The American Petroleum Institute (API) STD 780 Security Risk Assessment (C)The API
This gives you enormous flexibility “so long as the process is consistent with the following five steps, the method considers all normative language in the standards, and the end result meets the same objective”. This is not dissimilar to how we apply principles: you have to still meet the same objective but the standard gives you flexibility as to how you achieve that.
Many standards have a clause like this or definitions somewhere to help you determine what is mandatory versus what is simply guidance. Some documents which look like standards may even include clarification to stress the contrary.
As a guide, this British Standard takes the form of guidance and recommendations. It should not be quoted as if it were a specification or a code of practice and claims of compliance cannot be made to it.
BSI 1120 – Crisis Management – Guidance and Good Practice
Differentiating between the mandatory elements of a standard and what is simply guidance gives you a lot of flexibility in implementation. Even if you plan to implement the whole thing eventually, beginning with the mandatory elements allows you to take a layered approach, rather than trying to tackle everything at once. The key point is that this is totally permissible – it says so in the standard itself.
This also allows you to work around flaws in the standard which, as I mentioned in the introduction, are sadly too common. For example, most ISO standards seem to include the ‘Plan, Do, Check, Act‘ cycle whether it is applicable or not and the API standard mentioned above is confusing and hard to follow. Being able to identify the mandatory elements will allow you to overcome shortfalls in the document and still benefit from the positive elements of the standard.
This ‘pick and mix’ approach leads to the last point: why are you using the standard in the first place?
What’s the standard for anyway?
The most important question to ask before you start implementing a standard is ‘what are we trying to achieve?’. Sometimes there is a regulatory requirements to adhere to a standard but most often, organizations are trying to implement ‘best practice’. This is an elusive concept which usually means ‘let’s do what everyone else is doing’ – i.e. common practice – rather that deliberately seeking out what is good and implementing that. A well researched, thoughtful and well written standard should offer a template for what good practice looks like but trying to achieve full compliance with a standard might not be as useful as it seems.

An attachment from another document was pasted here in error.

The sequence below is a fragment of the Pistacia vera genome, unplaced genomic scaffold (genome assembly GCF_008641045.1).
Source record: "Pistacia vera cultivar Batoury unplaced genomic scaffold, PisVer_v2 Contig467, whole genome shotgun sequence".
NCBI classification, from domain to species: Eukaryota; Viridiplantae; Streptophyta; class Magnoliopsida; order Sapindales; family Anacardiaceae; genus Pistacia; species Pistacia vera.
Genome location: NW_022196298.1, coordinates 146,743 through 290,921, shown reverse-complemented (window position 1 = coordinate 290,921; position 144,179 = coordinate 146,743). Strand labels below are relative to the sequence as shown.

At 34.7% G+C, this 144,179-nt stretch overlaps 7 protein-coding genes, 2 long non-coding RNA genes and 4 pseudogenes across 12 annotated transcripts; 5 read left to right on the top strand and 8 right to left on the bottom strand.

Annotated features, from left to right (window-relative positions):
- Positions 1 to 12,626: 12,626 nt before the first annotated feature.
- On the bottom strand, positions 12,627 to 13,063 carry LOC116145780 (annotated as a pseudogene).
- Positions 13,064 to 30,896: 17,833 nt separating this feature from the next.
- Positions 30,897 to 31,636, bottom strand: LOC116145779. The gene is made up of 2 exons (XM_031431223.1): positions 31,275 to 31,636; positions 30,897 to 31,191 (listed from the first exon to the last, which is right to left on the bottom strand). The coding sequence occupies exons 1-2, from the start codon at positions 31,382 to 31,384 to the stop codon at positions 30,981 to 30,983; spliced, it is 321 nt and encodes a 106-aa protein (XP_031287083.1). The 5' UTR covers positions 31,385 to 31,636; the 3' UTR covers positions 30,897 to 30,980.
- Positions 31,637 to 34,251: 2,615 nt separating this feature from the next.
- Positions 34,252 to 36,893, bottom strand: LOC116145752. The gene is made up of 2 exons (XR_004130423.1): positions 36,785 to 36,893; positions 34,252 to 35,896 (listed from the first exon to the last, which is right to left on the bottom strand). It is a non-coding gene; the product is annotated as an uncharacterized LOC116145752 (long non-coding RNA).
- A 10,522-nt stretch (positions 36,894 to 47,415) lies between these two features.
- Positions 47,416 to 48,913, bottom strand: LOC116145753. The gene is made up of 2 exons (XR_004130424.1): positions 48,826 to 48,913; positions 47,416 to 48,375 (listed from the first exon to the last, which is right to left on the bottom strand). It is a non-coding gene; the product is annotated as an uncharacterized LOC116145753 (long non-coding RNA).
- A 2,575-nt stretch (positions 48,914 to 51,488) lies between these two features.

I recently spoke with Andy Cuerel of AC Business Continuity, a business continuity management consultancy, and this was one of the topics that came up. Andy has over 15 years of experience implementing systems, primarily around ISO 22310, the business continuity management standard. He stressed that aligning with a standard is a much easier and faster way of improving an organization without the difficulty of full compliance. (In this sense, aligning means that you are adopting all the same work practices and processes outlined in a standard but without taking the final step of being audited for compliance.)
Andy noted that in his experience, implementing 75% of a standard will generate the majority of the benefits with significantly less cost and disruption compared to full compliance. He also cautioned that the last 25% of implementation required for full compliance can be hard to achieve and can even be detrimental to the overall operation of a business if not approached carefully.
This ratio is similar to the Pareto’s Principle or the 80/20 rule where 80% of the effect or benefit comes from 20% of the cause or input. I am also a strong believer in this approach having seen its effects in many situation. I apply the 80/20 rules to a lot of the Riskademy material and it also underpins the DCDR app.
So think about what it is you are trying to achieve before you charge forward and try to become fully compliant with a standard. Remember, the purpose of a standard is to improve an activity, not simply to receive a certificate of compliance.
Be a lover, not a hater
As I said, I have a love / hate relationship with standards but I have applied these three rules successfully to maximize their usefulness and to minimize the pain. I hope these also help when you are considering how to best implement a standard or regulation.
Remember, when it comes to standards, be a lover, not a hater!
What standards are applicable to your business? Send me a quick email to let me know. It would really help me know what I should be reading up on.